A year and a month ago I wrote “The Ghosts That Haunt Me” about such writers.  Most of us have many such books and writers that haunt us, but Mead focuses on one novel, and one writer, and writes a whole book about how that one story haunts her life.  If you read the reviews at Goodreads you’ll see that most readers give her four stars out of five, with few rating it a full five stars, and with some giving far fewer.  How much you like this book will depend on whether or not you’ve read Middlemarch, how much English lit professor you have in you, and how much more you’d want from Mead.

Mead does a fair amount of travel and research to give us background on George Elliot and her most famous novel, but not nearly as much as a definitive biography.  Nor is her tale of book-love a proper memoir.  Personally, I was quite taken with her story as is, and it makes me want to reread Middlemarch for closer study.  However, it doesn’t really live up to its promise either.  And I’d really like to see someone pull off such a memoir.  It would have to be far more personal, far more detailed, far more psychological.  Not detailed in biography or close reading of the text, which I’m satisfied with Mead’s work here, but in giving us intimate personal reading details that make us feel true reading obsession.

Two books that come closer to mind of what I’d like to read is Among Others by Jo Walton, a novel about a lonely girl growing up reading science fiction, and Zen and the Art of Motorcycle Maintenance by Robert Pirsig, a nonfiction novel that integrates Plato into a man’s life.  The passion I’d like to see is such biblio-memoirs is what I found in Possession by A. S. Byatt.

Even though I feel My Life in Middlemarch is a very worthy book, I longed to read Mead’s deep personal details about each time she read Middlemarch.  I ached to know how a 20th century woman could find so much love and understanding in a 19th century woman.  I wonder if I could do what I want with my favorite childhood novel, Have Space Suit-Will Travel by Robert A. Heinlein.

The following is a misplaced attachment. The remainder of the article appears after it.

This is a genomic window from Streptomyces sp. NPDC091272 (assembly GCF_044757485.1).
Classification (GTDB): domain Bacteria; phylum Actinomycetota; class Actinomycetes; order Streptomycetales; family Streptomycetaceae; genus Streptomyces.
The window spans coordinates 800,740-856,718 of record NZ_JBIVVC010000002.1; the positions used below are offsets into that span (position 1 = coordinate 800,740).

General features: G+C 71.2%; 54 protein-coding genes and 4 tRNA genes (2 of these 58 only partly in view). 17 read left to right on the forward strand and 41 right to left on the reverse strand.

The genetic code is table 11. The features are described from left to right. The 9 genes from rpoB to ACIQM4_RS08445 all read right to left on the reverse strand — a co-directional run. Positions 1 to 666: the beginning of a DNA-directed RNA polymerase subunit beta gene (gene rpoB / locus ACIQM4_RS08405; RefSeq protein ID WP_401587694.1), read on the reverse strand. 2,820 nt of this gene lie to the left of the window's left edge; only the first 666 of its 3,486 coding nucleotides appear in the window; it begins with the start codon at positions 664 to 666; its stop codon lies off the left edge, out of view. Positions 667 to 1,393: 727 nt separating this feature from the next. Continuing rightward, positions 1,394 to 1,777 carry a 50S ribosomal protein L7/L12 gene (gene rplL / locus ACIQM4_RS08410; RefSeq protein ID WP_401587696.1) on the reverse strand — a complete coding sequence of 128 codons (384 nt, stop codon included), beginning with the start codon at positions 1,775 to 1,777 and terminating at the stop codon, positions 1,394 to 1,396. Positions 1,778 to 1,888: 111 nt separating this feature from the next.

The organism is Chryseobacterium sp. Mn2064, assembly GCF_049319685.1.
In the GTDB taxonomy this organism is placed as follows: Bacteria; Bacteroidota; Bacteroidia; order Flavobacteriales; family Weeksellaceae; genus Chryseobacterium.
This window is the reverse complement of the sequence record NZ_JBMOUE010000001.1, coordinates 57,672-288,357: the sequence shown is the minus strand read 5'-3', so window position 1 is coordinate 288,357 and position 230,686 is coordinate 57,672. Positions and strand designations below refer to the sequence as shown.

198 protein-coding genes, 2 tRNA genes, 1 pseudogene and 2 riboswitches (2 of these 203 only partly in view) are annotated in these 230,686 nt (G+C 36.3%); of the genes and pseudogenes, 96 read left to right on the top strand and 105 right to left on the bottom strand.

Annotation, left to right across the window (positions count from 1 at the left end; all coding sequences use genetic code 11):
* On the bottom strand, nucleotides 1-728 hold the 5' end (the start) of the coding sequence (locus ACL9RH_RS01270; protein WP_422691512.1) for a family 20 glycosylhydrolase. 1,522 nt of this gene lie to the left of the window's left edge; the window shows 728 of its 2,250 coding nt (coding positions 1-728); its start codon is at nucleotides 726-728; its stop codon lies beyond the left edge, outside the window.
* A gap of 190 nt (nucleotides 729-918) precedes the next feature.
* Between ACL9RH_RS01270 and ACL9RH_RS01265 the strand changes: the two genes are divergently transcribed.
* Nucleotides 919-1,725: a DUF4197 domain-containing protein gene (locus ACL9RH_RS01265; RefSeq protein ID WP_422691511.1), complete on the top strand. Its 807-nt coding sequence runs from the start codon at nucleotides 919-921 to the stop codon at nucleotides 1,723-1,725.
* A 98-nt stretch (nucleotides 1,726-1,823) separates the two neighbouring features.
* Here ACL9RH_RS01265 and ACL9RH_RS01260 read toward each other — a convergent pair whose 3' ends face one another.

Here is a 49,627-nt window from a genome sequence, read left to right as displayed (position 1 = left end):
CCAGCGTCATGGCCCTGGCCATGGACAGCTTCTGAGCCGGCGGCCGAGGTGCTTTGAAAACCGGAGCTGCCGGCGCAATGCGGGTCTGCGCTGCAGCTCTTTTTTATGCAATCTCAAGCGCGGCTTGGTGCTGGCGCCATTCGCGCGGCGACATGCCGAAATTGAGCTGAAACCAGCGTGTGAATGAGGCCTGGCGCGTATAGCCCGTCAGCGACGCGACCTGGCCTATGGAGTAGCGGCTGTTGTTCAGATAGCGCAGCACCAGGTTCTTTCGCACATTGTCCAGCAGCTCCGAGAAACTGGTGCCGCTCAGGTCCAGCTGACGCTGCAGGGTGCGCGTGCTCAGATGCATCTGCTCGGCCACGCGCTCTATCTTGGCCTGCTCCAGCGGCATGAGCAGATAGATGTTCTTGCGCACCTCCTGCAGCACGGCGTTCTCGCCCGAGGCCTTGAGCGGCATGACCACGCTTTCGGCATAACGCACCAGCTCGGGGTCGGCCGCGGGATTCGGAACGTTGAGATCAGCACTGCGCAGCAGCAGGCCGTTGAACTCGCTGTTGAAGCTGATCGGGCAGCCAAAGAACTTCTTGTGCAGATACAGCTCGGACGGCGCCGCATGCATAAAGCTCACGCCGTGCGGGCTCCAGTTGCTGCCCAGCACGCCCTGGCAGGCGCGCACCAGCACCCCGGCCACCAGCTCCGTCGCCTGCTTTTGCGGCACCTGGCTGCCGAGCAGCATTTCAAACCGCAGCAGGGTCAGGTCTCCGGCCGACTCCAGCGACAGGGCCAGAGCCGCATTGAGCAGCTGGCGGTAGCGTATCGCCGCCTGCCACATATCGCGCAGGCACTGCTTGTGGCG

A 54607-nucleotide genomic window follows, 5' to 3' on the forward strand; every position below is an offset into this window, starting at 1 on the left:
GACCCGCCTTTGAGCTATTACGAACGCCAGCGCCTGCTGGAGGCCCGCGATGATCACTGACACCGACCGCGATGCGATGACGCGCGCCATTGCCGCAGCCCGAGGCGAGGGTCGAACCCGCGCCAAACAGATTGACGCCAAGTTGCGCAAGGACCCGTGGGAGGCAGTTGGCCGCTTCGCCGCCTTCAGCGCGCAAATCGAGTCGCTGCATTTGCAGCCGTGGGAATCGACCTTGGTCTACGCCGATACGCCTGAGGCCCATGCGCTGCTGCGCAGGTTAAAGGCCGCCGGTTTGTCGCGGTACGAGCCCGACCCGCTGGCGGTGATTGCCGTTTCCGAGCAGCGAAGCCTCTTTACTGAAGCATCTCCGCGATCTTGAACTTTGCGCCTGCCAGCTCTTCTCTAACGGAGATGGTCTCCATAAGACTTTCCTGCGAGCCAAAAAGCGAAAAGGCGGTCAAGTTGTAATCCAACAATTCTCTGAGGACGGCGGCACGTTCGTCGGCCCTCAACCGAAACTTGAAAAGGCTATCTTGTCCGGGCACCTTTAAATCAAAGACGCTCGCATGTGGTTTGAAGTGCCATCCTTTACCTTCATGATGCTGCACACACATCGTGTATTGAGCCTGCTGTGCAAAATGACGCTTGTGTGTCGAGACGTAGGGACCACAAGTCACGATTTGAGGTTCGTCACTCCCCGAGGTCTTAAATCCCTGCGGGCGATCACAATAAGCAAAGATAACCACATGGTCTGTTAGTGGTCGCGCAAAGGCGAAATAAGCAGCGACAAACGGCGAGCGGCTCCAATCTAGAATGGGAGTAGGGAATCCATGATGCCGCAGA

JWH

What To Read Before I Die

Most folks think growing up is the time to learn, and that the rest of life is for coasting on that education.  But as you age, you realize that every phase of life has its required coursework.  At sixty-two I’ve already forgotten most of what I learned in my K-12 years, and now that I’m retired, I’m quickly forgetting all the things I learned during my work years.  The knowledge I acquired in the first third of life prepared me for the second third, and what I learned in the second third, got me ready for the final third, but now that I’m living in the final third of life, I feel like I need to study hard for a next phase.  If I was a religious man, that would be a spiritual quest, but I’m not.  I’m studying for nonexistence, and that is changing my reading habits.

book tombstone

Most people talk about having a bucket list of activities they want to accomplish before leaving this planet, but I don’t think along those lines.  As a lifelong bookworm, all I want to do is read more books before I die.  I find reading in the final third of life has affected what books I want to read.  Strangely, I want read more nonfiction, as if facts are more comforting to dying, like fantasy was more inspiring to growing.  It appears that leaving reality makes you want to take more notice of what you’re leaving.  Most of us grow up hoping our childhood ambitions will come true as adults, but then settle for something more realistic.  Instead of becoming an astronaut I became a database programmer, and even then I continued to read science fiction all during my adult life.  Now that it’s pretty obvious that I’m never going to travel in space, Earth has become far more fascinating.